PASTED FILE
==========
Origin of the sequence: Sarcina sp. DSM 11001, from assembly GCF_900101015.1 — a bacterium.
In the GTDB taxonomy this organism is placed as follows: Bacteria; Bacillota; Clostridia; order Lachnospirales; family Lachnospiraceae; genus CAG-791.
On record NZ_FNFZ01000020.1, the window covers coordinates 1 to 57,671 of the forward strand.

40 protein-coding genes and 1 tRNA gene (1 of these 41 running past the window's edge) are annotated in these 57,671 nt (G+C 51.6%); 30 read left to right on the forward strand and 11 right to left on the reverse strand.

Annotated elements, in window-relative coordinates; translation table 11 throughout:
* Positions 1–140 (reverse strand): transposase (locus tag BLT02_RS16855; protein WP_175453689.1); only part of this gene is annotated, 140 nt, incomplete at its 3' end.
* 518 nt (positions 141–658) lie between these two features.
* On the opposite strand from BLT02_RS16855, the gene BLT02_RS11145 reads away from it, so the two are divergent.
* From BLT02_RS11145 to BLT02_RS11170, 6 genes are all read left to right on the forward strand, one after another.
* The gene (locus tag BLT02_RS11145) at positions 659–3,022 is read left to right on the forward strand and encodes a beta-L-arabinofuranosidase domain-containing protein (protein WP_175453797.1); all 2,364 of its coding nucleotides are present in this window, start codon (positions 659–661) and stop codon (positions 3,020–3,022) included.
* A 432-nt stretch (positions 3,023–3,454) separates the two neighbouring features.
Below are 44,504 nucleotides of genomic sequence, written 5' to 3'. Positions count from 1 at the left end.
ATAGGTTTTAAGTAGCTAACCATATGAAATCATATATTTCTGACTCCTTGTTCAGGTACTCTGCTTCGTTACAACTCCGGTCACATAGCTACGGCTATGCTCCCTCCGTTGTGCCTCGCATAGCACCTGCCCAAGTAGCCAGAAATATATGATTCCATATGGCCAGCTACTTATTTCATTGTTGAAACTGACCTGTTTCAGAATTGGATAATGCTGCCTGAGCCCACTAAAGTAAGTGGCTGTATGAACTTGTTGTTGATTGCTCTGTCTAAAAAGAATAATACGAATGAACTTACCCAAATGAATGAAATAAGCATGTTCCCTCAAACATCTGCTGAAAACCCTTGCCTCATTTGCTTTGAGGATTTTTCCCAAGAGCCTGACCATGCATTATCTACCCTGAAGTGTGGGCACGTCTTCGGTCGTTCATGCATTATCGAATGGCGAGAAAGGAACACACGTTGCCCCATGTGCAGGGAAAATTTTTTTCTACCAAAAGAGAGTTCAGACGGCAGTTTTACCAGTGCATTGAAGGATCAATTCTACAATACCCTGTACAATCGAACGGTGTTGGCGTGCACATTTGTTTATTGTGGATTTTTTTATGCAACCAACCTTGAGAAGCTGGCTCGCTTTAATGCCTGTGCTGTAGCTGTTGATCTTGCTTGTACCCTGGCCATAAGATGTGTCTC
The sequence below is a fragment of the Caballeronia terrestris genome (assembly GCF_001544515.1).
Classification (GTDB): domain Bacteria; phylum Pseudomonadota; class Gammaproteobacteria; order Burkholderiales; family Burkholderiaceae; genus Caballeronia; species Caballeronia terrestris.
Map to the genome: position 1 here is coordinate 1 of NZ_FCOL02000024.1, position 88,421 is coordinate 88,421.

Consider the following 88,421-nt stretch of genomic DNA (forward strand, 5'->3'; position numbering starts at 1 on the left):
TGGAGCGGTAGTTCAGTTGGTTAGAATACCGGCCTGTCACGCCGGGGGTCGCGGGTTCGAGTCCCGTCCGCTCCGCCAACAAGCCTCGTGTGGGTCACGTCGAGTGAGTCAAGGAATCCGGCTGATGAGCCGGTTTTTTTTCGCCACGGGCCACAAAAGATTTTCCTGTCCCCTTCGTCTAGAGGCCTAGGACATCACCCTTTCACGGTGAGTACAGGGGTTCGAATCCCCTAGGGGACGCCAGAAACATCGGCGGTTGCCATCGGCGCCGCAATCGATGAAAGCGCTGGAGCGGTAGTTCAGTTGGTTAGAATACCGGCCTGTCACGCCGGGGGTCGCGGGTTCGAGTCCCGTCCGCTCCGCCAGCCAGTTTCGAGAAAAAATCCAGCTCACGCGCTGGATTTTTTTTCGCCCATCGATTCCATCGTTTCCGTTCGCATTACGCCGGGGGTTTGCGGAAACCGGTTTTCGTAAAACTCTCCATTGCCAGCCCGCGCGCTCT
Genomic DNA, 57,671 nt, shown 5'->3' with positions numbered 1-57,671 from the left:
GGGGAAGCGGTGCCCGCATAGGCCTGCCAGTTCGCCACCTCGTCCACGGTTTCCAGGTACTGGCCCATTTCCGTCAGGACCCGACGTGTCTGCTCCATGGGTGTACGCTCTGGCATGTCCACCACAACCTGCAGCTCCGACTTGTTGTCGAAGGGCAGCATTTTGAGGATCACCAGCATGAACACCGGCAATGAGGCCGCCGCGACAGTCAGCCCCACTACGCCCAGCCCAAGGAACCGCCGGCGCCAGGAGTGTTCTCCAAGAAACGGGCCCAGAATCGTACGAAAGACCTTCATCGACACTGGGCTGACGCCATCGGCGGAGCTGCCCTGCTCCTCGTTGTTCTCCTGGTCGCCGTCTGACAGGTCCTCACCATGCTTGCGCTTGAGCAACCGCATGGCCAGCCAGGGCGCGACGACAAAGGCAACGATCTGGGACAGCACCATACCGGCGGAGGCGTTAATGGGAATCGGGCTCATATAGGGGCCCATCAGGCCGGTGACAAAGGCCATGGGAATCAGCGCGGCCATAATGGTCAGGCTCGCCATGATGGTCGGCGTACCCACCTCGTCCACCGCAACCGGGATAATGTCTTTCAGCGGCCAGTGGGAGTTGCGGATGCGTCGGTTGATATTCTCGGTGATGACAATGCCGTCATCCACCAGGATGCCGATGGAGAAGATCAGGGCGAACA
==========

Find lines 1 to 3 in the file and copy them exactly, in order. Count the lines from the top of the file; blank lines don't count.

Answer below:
Origin of the sequence: Sarcina sp. DSM 11001, from assembly GCF_900101015.1 — a bacterium.
In the GTDB taxonomy this organism is placed as follows: Bacteria; Bacillota; Clostridia; order Lachnospirales; family Lachnospiraceae; genus CAG-791.
On record NZ_FNFZ01000020.1, the window covers coordinates 1 to 57,671 of the forward strand.